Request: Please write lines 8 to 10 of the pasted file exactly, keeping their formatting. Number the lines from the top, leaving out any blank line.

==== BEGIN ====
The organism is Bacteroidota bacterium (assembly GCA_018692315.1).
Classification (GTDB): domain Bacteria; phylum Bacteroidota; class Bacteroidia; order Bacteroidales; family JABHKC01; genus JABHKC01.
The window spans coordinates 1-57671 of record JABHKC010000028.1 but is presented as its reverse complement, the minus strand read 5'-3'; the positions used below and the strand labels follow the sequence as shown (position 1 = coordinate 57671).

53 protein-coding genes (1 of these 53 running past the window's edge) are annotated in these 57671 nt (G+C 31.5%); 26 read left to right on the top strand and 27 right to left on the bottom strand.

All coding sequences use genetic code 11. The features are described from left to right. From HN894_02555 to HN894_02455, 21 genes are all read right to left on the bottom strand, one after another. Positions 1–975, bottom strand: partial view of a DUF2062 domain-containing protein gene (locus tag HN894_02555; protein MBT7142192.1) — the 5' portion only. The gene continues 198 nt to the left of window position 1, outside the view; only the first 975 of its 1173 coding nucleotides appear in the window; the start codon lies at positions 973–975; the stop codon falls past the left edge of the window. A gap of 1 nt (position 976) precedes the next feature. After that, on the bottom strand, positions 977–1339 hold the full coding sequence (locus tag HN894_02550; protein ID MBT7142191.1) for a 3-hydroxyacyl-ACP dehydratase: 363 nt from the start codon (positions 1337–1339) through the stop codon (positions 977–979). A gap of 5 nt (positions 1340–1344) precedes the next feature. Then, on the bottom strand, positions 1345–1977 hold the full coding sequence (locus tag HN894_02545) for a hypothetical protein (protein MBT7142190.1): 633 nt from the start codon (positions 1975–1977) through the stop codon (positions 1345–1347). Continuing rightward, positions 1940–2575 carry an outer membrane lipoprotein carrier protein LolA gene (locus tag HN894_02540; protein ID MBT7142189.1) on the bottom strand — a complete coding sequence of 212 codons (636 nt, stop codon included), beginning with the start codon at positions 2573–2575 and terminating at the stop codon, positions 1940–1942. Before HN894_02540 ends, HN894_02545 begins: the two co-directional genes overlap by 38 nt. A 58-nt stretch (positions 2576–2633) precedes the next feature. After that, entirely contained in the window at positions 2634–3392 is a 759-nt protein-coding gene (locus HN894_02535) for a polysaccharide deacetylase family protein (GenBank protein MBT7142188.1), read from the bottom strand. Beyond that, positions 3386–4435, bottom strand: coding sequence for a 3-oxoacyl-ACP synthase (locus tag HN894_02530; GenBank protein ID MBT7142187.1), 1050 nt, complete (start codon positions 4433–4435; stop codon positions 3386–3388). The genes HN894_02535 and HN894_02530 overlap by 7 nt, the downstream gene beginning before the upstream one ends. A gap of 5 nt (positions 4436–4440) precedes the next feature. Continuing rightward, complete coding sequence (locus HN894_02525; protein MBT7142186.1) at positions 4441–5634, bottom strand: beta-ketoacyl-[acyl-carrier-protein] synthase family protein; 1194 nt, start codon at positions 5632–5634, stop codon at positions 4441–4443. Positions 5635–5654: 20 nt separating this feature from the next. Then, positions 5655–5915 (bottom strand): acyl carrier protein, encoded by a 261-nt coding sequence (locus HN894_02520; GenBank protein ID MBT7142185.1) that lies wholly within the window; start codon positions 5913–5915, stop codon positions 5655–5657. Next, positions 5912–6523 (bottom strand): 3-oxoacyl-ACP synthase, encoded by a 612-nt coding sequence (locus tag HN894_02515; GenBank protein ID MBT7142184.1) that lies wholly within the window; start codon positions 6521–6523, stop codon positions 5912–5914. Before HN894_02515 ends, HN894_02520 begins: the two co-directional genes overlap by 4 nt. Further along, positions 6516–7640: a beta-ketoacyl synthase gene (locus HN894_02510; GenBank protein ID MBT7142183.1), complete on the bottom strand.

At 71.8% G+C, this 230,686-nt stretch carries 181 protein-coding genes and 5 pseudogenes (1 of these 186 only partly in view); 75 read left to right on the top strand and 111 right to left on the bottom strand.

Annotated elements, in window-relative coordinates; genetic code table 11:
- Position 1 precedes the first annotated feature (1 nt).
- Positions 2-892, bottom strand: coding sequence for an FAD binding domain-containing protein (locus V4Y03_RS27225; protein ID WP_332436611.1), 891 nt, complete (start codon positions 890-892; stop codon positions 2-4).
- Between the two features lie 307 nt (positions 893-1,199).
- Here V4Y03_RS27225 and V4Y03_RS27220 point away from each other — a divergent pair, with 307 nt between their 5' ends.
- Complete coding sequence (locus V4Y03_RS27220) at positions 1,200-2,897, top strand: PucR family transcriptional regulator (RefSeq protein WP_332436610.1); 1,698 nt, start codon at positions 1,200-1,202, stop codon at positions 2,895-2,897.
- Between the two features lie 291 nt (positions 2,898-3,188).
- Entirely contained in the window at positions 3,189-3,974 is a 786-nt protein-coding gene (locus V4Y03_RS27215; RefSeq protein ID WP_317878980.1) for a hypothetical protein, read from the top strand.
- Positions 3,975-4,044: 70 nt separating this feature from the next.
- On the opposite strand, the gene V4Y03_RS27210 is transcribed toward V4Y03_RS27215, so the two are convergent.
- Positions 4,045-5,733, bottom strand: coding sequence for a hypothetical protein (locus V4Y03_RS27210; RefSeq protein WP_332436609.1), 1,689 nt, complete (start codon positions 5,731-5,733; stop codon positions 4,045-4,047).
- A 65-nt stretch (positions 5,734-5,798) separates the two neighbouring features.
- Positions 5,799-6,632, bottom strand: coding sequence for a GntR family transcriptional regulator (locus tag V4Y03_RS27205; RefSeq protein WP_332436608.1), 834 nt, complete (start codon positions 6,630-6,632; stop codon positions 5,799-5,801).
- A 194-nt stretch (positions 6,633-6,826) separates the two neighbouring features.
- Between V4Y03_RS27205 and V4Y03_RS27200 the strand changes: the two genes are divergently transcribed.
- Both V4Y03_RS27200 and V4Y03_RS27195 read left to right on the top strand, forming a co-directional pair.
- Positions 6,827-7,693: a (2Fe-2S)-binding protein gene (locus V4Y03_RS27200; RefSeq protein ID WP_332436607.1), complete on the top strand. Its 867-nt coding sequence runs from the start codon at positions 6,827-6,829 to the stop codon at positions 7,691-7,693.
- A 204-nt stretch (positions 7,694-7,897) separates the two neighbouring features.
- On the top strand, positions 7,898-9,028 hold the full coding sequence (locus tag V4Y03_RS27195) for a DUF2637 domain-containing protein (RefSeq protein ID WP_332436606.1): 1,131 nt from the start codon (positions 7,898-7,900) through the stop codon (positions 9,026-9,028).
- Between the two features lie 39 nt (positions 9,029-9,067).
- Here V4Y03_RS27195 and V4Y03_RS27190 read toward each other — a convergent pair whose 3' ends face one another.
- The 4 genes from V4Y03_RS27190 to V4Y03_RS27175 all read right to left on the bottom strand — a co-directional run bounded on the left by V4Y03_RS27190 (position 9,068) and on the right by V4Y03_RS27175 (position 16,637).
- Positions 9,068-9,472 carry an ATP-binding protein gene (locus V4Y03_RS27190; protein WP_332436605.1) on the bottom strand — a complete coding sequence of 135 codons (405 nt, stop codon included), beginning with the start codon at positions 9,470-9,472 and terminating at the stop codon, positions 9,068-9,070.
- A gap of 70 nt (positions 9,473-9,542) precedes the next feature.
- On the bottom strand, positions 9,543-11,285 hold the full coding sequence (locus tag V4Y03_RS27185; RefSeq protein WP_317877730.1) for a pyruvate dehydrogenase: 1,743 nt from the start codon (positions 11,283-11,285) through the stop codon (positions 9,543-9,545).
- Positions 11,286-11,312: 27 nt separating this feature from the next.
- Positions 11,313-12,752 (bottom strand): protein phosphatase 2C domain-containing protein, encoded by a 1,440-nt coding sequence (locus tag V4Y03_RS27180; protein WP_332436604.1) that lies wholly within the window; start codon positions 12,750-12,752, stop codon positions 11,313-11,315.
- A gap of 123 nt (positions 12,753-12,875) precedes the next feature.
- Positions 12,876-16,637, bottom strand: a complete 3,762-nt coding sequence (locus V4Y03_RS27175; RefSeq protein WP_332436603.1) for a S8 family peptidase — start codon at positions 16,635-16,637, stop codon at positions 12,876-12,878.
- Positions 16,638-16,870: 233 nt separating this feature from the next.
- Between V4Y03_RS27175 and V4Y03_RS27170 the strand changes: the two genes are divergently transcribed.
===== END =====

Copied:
- Position 1 precedes the first annotated feature (1 nt).
- Positions 2-892, bottom strand: coding sequence for an FAD binding domain-containing protein (locus V4Y03_RS27225; protein ID WP_332436611.1), 891 nt, complete (start codon positions 890-892; stop codon positions 2-4).
- Between the two features lie 307 nt (positions 893-1,199).